Horatio W. Gates is one of the oldest and best known undertakers and embalmers in the State of Kansas. He had been in business for many years at Rossdale, his present location being 29 Southwest Boulevard. He had not been alone in that profession, and it is noteworthy that Mrs. Gates was the first woman to receive an embalmer’s license in either Kansas or Missouri, and while many women have in recent years taken up the profession she was one of the real pioneers.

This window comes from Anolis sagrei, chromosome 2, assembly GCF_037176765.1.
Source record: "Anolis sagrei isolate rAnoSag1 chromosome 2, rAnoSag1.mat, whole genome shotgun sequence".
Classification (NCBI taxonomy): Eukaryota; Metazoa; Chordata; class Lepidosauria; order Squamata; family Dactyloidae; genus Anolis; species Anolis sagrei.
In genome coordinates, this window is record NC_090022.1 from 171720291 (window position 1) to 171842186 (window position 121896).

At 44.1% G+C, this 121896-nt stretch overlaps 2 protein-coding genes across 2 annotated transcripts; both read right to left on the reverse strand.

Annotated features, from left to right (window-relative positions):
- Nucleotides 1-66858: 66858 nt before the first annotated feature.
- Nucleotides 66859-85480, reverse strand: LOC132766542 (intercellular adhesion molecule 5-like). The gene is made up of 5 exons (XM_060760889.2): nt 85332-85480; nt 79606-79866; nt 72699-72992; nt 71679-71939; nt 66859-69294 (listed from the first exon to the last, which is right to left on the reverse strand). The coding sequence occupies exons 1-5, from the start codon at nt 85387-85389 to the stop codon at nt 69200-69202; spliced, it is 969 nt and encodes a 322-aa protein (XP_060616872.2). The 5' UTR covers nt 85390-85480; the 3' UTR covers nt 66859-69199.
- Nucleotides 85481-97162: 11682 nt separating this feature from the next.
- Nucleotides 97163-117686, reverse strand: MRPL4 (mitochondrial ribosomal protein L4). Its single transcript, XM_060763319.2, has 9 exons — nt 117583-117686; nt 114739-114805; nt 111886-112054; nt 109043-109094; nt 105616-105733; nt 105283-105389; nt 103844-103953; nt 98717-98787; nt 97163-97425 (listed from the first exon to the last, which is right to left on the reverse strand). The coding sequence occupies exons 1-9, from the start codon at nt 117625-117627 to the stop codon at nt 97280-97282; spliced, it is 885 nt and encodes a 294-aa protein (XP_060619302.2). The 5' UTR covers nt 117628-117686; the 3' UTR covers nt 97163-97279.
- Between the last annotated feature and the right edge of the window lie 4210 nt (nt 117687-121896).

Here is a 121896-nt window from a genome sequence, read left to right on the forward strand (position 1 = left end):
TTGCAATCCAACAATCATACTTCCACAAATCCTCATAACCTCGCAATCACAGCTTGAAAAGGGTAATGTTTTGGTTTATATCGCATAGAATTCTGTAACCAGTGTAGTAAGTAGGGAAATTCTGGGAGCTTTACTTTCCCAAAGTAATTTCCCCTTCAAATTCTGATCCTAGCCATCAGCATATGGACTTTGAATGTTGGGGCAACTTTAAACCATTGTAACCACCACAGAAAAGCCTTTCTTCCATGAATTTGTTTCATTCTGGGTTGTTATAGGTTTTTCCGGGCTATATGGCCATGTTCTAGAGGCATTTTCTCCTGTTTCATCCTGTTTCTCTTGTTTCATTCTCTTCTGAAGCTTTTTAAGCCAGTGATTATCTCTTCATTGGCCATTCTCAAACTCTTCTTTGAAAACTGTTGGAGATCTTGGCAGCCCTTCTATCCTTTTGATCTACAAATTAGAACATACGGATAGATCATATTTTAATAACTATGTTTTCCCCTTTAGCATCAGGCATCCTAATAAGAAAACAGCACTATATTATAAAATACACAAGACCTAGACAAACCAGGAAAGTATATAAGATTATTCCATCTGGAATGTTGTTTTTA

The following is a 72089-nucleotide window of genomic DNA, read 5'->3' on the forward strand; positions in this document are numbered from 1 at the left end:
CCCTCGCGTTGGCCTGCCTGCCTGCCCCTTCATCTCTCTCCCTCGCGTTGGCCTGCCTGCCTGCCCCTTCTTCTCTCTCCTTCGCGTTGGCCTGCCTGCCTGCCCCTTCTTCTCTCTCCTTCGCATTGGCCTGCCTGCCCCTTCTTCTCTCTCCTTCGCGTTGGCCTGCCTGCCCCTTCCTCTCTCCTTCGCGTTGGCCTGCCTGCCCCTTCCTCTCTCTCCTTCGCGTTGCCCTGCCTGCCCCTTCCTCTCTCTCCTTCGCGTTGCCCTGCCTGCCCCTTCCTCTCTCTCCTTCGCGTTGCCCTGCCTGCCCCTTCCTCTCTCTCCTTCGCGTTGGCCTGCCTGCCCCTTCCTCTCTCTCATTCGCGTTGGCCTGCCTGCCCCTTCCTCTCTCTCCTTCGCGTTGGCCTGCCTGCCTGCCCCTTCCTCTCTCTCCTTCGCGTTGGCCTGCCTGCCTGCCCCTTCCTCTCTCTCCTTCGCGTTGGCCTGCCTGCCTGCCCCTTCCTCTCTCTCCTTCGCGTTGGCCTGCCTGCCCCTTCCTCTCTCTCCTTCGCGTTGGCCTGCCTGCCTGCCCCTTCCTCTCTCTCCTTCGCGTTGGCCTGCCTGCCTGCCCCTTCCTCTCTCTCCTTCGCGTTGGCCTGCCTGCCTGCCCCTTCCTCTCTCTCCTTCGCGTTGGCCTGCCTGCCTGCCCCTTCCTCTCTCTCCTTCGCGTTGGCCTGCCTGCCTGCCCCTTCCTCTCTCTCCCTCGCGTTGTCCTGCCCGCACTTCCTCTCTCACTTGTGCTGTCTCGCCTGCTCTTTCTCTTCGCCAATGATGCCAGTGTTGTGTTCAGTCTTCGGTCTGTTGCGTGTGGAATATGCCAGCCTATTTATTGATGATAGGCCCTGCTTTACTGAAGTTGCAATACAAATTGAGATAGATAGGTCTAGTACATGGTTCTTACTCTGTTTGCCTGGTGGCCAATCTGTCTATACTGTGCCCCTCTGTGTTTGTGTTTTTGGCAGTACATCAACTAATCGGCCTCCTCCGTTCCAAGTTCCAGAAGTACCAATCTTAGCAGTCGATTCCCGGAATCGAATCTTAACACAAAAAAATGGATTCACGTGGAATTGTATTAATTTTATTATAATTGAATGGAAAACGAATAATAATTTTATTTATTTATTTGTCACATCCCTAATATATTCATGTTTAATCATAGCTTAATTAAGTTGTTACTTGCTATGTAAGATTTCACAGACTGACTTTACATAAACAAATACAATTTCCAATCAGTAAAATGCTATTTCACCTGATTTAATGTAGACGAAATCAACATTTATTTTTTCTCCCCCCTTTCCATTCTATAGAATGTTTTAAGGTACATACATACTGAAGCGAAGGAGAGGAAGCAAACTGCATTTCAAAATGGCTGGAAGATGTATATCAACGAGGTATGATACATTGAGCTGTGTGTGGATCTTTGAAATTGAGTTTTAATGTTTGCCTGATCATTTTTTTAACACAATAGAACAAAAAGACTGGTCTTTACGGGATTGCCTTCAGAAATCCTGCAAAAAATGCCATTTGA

Mr. Gates was born August 2, 1849, at Mansfield, Ohio, but had been a resident of Kansas since 1870. He first came to the state in 1867, but only remained about a year. He was the youngest of eight children of Jacob and Ann Maria (Bell) Gates. His mother was a sister of Dr. S. B. Bell, one of the founders of Rosedale and whose name is perinanently linked with the history of Kansas because of the magnificent gift he made to the state in the form of a hospital and school of medicine. Jacob Gates was born in 1801, and both he and his wife were natives of New Jersey. His father was a Revolutionary soldier and lost a leg during the struggls. Jacob Gates removed to Ohio in early days. In New Jersey he had operated a textile mill. An older brother had preceded him to Ohio and Jacob, selling his interests in New Jersey, traveled to the West with wagon and horses. He bought 160 acres of heavily timbered land a mile north of Mansfield, and he soon built a dam and constructed a saw mill, which he operated until the lumber had been worked up on his land. The first home of the Gates family in Northwest Ohio was a log cabin of two rooms. He afterwards built a substantial two-story frame house and that was the home of the family until 1870, when he sold out and removed to Kansas. Two years later the State of Ohio bought the old Gates farm and it is now the grounds of the State Reformatory.